Jun 11, 2020
Conab Lowers Brazil Corn Estimate, Corn Prices Decline in Brazil
Author: Michael Cordonnier/Soybean & Corn Advisor, Inc.
In their June Crop Report, Conab lowered their estimate of the 2019/20 Brazilian corn crop by 1.3 million tons to 100.9 million. They lowered their estimate of the safrinha corn production by 1.6 million tons to 74.2 million. Dry weather in the southern production areas was the primary reason for the lower safrinha corn production.
The safrinha corn in Mato Grosso was approximately 5% harvested late last week according to the Mato Grosso Institute of Agricultural Economics. The safrinha corn in Parana was 3% harvested earlier this week according to the Department of Rural Economics (Deral).
During the last 30 days, the price of corn at Brazilian ports declined R$ 9.00 per sack from R$ 53.00 per sack (approximately $4.80 per bushel) to the current R$ 44.00 per sack (approximately $4.00 per bushel). The reason for the decline was the strengthening Brazilian currency in relation to the U.S. dollar. A month ago the real was trading at almost 6 reals per dollar and it is now trading in the range of 4.9 reals per dollar. The spot price of corn last week in Mato Grosso was R$ 35.57 per sack (approximately $ 3.25 per bushel).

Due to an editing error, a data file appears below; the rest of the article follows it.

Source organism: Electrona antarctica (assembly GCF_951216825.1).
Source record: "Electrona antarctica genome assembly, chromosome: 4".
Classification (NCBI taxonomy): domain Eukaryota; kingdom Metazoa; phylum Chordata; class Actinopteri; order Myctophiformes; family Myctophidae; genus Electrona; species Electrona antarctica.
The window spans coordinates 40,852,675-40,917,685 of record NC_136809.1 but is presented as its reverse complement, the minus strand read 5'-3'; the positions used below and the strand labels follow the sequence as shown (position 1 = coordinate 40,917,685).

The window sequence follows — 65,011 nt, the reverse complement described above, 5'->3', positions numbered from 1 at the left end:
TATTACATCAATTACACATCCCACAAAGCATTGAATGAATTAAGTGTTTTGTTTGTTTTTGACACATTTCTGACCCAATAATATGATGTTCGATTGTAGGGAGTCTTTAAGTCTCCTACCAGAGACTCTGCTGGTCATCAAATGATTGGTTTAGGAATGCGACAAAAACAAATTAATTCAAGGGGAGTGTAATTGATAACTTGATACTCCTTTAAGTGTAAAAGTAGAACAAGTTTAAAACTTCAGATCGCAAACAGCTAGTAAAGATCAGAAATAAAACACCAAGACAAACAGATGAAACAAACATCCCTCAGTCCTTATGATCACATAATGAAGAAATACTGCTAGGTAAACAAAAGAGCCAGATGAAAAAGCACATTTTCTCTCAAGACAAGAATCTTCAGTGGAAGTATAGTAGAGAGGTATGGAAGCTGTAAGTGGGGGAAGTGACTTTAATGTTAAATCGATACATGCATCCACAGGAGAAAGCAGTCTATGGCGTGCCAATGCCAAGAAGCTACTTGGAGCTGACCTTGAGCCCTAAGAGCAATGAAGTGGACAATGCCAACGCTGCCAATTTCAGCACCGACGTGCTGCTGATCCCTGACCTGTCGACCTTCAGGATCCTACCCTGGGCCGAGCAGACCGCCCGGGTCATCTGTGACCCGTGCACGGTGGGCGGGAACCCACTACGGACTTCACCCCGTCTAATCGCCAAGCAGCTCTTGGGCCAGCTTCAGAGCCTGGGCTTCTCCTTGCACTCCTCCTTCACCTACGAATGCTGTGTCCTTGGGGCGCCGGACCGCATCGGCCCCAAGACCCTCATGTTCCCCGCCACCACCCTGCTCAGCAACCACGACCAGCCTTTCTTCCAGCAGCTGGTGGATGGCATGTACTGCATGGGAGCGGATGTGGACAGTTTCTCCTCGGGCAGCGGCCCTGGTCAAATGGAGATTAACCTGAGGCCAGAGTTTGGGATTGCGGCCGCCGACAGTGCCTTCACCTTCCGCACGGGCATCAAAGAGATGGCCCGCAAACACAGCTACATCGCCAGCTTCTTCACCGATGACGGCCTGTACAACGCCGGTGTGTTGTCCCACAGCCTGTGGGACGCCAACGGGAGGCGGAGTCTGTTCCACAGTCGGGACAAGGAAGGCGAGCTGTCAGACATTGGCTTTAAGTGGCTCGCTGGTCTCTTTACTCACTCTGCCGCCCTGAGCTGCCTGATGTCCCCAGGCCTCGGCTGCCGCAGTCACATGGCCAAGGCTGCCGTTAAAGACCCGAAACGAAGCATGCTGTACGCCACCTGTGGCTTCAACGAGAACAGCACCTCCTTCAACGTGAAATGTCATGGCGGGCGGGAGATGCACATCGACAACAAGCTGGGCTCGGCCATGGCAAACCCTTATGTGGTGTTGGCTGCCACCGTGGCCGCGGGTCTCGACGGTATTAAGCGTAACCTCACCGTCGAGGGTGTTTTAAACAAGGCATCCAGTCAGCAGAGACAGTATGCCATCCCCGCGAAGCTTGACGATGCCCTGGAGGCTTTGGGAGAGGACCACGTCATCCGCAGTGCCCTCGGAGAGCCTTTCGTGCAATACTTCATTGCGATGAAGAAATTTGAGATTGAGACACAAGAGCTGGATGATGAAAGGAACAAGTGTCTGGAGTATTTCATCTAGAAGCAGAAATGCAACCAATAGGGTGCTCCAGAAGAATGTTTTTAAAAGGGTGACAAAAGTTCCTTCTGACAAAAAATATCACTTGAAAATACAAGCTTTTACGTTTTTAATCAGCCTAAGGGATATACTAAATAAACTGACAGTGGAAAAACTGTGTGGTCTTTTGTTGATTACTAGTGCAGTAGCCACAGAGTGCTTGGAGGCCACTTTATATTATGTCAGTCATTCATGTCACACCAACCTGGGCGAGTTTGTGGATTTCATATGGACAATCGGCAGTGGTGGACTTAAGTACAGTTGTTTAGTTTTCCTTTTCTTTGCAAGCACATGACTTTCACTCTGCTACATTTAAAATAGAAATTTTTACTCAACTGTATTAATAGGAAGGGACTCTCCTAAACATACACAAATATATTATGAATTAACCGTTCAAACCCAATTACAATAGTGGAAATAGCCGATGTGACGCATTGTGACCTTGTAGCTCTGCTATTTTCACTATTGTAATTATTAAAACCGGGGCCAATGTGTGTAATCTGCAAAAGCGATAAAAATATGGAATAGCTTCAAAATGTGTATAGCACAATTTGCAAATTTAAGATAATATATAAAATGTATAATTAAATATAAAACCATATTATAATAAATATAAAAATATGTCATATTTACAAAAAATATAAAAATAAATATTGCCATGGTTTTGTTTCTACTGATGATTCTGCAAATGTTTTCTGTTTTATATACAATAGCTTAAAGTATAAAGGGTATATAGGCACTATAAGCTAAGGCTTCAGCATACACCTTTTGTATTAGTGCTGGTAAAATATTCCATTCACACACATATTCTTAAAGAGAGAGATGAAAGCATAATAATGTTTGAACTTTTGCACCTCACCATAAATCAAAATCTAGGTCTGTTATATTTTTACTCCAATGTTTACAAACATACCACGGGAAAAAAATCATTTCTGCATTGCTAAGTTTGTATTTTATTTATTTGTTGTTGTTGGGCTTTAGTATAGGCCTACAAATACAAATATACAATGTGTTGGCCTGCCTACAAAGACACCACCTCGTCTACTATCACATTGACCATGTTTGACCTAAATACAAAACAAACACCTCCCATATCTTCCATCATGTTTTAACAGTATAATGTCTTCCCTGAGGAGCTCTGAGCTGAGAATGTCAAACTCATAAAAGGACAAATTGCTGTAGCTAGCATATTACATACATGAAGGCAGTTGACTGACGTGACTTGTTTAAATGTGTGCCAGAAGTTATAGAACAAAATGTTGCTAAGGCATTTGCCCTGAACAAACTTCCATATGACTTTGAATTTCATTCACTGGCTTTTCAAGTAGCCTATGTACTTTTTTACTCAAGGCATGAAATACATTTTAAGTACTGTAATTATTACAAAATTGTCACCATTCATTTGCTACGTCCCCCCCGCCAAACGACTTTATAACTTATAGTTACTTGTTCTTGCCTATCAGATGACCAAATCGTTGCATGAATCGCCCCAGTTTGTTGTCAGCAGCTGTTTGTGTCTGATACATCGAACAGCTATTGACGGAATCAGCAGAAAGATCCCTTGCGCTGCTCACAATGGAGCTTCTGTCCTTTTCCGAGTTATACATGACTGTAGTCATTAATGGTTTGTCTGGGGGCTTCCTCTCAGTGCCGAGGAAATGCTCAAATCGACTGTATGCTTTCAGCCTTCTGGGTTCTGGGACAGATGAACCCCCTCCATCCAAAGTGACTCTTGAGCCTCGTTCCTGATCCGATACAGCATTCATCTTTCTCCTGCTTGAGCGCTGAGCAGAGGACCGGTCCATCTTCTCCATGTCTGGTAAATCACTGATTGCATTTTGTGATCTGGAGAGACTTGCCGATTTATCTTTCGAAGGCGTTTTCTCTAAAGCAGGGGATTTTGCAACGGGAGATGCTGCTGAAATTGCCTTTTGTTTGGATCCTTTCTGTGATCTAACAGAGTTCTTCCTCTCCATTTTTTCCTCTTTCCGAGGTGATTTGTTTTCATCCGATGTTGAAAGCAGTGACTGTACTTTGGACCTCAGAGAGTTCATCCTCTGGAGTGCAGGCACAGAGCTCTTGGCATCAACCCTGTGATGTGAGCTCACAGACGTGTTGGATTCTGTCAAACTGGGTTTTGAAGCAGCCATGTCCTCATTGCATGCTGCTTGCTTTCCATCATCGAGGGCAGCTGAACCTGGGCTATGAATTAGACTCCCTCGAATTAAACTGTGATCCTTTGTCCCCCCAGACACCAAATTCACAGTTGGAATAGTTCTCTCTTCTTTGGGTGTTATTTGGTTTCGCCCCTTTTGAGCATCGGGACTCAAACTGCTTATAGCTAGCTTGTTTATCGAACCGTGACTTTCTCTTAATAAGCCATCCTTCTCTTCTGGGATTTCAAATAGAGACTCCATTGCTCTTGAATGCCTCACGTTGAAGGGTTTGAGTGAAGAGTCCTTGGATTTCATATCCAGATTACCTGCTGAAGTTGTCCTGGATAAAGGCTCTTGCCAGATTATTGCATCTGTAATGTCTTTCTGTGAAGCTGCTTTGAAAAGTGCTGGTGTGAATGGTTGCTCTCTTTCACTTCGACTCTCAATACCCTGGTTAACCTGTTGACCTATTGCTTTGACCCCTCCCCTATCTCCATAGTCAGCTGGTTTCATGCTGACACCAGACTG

Even with the recent declines, corn prices in Brazil are still very attractive and producers have already sold approximately 50% of their anticipated 2019/20 production. It is possible that domestic corn prices could strengthen later this year if the Brazilian currency weakens compared to the dollar or if the price of corn increases on the Chicago Board of Trade.
Brazilian corn exports will resume during the second half of 2020 with Brazil expecting to export approximately 30 million tons of corn. The domestic demand for corn should also support prices during the second half of this year. The livestock sector remains active due to strong demand for meat exports, especially from China. Additionally, a significant amount of ethanol in Brazil is now produced from corn and while ethanol demand declined 40% due to the Covid-19 pandemic, it is expected to pick up later this year, thus further supporting corn prices.